It is easy to forget that the books of the Bible are not really “books,” but individual documents composed in a wide array of literary genres. This clear, concise, and accessible text on the Pauline letters orients beginning students to the genre in which Paul writes. The book compares and contrasts Paul’s letters with ancient and modern letters. It reveals the distinctive conventions, forms, and purposes of Paul’s Epistles. It focuses on the literary genre of the letter in ancient Greece and Rome and provides an overview of subjects, strategies, and concerns of immediate relevance for readers who wish to understand Paul in his ancient context. Discussion questions are included.
The Logos Bible Software edition of this volume is designed to encourage and stimulate your study and understanding of Scripture. Biblical passages link directly to your English translations and original-language texts, and important theological concepts link to dictionaries, encyclopedias, and a wealth of other resources in your digital library. In addition, you can perform powerful searches by topic and find what other authors, scholars, and theologians have to say about the Word of God.
Gray not only describes complicated literary matters in clear and accessible ways but also provides helpful examples to show how knowing this information enriches understanding. His advice to readers wisely makes genre and rhetoric the servants of interpretation rather than straitjackets that demand particular forms or turns in an argument. This combination of introducing new information and demonstrating nuanced usage is just what beginning students need. The balance and clarity of this volume make it an excellent supplement in a course on Paul.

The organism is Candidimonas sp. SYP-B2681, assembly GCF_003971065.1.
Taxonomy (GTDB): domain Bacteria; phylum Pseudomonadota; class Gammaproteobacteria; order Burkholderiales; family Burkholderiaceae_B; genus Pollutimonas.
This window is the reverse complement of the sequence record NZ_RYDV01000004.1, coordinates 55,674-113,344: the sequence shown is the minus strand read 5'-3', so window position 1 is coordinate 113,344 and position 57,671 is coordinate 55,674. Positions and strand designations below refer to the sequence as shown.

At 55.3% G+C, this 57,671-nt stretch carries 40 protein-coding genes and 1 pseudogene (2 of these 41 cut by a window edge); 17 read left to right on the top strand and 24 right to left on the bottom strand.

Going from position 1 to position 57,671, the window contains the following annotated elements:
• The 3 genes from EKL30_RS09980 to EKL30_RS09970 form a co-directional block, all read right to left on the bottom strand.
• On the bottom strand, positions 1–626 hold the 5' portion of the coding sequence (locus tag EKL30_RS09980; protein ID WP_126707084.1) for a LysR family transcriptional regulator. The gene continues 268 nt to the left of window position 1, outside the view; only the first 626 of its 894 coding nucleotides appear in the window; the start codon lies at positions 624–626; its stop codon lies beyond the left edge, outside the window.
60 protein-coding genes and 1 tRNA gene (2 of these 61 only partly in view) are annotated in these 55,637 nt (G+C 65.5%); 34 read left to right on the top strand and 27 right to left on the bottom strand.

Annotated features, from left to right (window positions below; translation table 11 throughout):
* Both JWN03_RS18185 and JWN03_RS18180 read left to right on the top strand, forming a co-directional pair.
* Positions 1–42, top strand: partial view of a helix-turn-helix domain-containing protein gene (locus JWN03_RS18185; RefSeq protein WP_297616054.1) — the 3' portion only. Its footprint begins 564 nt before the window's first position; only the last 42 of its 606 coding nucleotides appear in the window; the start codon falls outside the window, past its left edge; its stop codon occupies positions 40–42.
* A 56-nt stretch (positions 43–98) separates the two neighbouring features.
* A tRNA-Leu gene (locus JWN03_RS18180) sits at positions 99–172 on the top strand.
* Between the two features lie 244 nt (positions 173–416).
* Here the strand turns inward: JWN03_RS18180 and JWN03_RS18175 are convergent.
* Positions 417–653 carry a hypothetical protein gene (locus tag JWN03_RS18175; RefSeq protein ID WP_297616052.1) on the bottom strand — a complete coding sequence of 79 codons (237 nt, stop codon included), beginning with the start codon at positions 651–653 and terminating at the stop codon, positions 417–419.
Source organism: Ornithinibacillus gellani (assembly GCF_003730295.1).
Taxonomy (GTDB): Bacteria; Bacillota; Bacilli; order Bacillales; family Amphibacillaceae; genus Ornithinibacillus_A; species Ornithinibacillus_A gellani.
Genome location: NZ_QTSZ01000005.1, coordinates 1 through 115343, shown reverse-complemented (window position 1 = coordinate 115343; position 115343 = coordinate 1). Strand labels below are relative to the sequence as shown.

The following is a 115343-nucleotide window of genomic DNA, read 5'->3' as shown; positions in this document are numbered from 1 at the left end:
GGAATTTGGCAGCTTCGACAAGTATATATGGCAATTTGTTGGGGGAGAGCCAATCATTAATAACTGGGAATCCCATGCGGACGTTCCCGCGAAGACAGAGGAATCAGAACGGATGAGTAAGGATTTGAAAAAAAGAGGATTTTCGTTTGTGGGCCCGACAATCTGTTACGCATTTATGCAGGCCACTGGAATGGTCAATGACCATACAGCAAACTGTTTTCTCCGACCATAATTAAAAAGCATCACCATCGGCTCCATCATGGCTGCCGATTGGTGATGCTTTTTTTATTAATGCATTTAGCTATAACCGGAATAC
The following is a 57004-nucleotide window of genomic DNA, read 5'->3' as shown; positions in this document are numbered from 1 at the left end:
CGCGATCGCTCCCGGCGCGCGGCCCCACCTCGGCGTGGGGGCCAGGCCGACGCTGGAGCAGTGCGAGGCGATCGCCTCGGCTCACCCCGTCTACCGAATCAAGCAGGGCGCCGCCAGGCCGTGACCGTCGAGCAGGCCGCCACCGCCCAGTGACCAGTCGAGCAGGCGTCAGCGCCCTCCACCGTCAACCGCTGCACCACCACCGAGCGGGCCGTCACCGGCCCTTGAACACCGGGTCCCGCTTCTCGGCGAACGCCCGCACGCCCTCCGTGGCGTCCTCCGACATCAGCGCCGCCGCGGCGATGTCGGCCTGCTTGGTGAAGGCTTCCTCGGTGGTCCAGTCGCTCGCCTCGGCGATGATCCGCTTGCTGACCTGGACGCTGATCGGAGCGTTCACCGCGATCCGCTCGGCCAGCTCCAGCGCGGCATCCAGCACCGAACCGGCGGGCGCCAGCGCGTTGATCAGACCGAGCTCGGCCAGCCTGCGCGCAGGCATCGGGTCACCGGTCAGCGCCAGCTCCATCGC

—Jerry L. Sumney, professor of biblical studies, Lexington Theological Seminary
A superb guide to Paul’s letters, impressive in its command of the relevant ancient sources and current scholarly debates. Gray’s exposition reflects a gifted teacher’s instinct for connecting with students through astute use of popular culture and classic literary texts while giving due attention to the fascinating complexity of Paul’s ancient context.
—Carl R. Holladay, Charles Howard Candler Professor of New Testament, Candler School of Theology, Emory University
Appropriately interpreting a work entails recognition of its literary genre, and that is especially true for reading the Bible, which contains a wide variety of genres. Gray’s delightful new book provides useful guidance to students in learning how to read Paul’s letters as letters, doing so in light of ancient epistolary theory and practice and with an eye to how ancient conventions differ from those used today.
—John Fitzgerald, professor of religious studies, University of Miami
This is the best entry on the letters of Paul in print. Gray covers the basic areas with clarity and balance. He invites students to experience Paul by opening their eyes rather than narrowing them. The cultural examples are a model of pedagogy.
—Gregory E. Sterling, dean, Yale Divinity School
This book should become the go-to introductory book on Paul’s letters. Clearly written and carefully organized, it moves across the complicated landscape of Paul’s letters with ease. Gray always has the reader in mind—the reader of Paul and the reader of this book—as he raises and answers questions that are essential for understanding Paul and his literary setting.
—Gail R. O’Day, dean, Wake Forest University School of Divinity
Patrick Gray is the associate professor of religious studies at Rhodes College in Memphis, Tennessee. He is the author of Godly Fear: The Epistle to the Hebrews and Greco-Roman Critiques of Superstition and the coeditor of several books, including Teaching the Bible: Practical Strategies for Classroom Instruction.